10 September, 2021
Children in oversized school uniforms. The first golden leaves on the ground. The return of the rain.
September is well and truly upon us, and with it the annual session of the UN General Assembly, whose members will gather in New York next week. On the agenda? The biggest challenges facing humankind.
What with one thing and another, many of us might not have spared much thought for the UN Sustainable Development Goals over the past year. But these seventeen goals – which at their adoption in 2015 may have seemed a distant utopian vision – are now a stark reminder of how far we still have to go, and how little time we have to get there.
Covid-19 is, of course, partly to blame. With ten years to go until the 2030 deadline for many of the goals, 2020 was supposed to be a year of taking stock and taking action. But instead, the pandemic forced us backwards. Goal 1 is to end poverty, but over 100 million people were pushed back into extreme poverty in 2020. Goal 3 is to end gender equality, but 10 million girls will be at risk of child marriage over the next ten years as a direct result of the pandemic. And businesses’ plans to help deliver on the SDGs were shelved as they focussed on staying afloat.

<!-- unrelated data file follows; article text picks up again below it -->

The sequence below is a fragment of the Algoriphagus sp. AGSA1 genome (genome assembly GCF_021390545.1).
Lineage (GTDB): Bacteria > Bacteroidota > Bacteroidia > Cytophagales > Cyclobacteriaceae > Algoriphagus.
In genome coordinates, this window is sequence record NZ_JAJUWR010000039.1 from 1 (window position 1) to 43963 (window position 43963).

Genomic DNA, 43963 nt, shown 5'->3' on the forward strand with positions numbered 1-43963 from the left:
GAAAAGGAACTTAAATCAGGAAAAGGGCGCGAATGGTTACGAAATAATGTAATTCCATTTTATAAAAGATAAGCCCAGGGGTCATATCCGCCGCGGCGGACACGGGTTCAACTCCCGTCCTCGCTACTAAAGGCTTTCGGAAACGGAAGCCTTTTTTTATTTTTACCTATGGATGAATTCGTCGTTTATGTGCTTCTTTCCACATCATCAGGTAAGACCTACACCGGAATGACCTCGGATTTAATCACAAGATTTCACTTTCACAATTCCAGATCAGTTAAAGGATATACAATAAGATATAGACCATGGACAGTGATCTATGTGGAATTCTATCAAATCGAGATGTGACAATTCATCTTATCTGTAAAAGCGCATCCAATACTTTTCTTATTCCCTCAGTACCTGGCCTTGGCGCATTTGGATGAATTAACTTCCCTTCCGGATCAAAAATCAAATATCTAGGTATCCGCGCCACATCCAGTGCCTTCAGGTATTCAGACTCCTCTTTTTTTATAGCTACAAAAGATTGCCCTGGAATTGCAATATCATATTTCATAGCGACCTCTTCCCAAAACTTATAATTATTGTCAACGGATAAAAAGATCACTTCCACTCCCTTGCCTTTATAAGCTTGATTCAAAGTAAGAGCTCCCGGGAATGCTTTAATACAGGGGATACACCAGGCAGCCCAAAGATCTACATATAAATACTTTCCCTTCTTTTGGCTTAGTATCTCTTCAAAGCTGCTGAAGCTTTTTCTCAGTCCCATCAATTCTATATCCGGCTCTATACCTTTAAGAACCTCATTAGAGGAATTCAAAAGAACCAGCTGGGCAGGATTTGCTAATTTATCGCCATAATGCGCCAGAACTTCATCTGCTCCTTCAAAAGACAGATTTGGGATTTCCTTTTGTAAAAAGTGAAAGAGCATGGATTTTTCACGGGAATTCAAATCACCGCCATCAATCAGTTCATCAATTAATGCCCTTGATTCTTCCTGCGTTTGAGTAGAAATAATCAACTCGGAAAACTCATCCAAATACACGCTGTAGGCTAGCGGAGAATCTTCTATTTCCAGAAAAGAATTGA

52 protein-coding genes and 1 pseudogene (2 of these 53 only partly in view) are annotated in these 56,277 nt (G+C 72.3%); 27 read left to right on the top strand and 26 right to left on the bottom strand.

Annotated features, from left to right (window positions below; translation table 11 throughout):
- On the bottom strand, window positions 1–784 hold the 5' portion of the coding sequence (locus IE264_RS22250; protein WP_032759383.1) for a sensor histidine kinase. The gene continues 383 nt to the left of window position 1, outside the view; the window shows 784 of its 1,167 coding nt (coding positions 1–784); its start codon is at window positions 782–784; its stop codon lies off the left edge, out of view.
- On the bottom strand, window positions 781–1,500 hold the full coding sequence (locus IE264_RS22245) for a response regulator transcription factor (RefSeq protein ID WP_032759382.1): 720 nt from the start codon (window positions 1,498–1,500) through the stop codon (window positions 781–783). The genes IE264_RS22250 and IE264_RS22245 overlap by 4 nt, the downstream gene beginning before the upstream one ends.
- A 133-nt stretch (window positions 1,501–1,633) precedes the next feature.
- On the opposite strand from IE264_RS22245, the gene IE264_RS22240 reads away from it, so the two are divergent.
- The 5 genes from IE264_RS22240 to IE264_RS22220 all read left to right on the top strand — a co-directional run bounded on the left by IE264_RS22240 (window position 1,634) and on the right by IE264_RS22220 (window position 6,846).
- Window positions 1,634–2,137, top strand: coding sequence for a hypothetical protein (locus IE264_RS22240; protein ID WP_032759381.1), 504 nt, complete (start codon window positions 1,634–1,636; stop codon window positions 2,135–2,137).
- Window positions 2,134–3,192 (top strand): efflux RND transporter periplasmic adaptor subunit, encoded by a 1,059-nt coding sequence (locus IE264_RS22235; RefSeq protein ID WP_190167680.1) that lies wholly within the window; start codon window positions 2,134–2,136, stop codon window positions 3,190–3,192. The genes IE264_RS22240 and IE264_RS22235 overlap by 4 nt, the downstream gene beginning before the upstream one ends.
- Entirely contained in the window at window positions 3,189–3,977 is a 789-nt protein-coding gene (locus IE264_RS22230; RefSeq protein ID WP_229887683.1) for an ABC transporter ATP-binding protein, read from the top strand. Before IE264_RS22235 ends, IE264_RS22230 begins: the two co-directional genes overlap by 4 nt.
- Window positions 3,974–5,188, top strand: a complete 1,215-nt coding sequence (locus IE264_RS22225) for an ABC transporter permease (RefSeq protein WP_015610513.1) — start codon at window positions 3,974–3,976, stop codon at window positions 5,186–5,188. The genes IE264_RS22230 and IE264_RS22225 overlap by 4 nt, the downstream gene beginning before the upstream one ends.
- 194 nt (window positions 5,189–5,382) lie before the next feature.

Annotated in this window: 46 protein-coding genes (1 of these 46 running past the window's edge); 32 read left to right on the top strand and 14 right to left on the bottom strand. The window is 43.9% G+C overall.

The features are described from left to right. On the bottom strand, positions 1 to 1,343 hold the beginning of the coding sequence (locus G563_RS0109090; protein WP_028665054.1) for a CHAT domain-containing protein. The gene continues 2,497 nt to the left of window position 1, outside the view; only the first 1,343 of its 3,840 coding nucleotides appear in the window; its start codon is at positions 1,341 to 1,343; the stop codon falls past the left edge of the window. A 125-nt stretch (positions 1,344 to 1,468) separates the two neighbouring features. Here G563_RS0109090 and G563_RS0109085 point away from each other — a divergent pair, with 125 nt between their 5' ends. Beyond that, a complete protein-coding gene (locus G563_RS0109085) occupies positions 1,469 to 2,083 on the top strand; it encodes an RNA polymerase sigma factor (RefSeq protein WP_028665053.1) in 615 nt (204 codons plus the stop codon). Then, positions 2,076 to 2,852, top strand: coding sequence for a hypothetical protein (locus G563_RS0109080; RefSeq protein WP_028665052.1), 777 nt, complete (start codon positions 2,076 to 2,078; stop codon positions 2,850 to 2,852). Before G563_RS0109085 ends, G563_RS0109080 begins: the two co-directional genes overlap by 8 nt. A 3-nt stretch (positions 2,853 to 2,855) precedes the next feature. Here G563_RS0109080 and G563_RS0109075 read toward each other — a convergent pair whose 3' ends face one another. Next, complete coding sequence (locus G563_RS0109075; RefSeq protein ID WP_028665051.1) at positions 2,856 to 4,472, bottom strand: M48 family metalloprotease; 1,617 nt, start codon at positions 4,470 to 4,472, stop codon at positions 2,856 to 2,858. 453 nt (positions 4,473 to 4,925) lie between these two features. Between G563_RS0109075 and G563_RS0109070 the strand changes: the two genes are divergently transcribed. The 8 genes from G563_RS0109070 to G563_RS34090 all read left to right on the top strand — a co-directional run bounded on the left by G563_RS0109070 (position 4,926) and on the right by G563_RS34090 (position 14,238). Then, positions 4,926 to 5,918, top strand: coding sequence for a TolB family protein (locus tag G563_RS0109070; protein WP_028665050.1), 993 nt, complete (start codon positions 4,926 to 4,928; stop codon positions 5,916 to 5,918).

Other factors, however, also play a role. With the world’s eyes on COP26, and the window for limiting heating to 1.5 degrees rapidly closing, ‘sustainability’ efforts and budgets are heavily focussed on limiting greenhouse gas emissions. This raises a host of questions. Are we right to focus on emissions in the face of an impending climate emergency that will set us back on almost every one of the SDGs? Or is now, when the status quo is already threatened by the climate emergency, a timely moment to consider the other issues humankind needs to address?
There are no easy answers. But we can start by telling the truth: that if we don’t begin taking the SDGs much more seriously, they are likely to remain a distant dream.
By Sarah Howden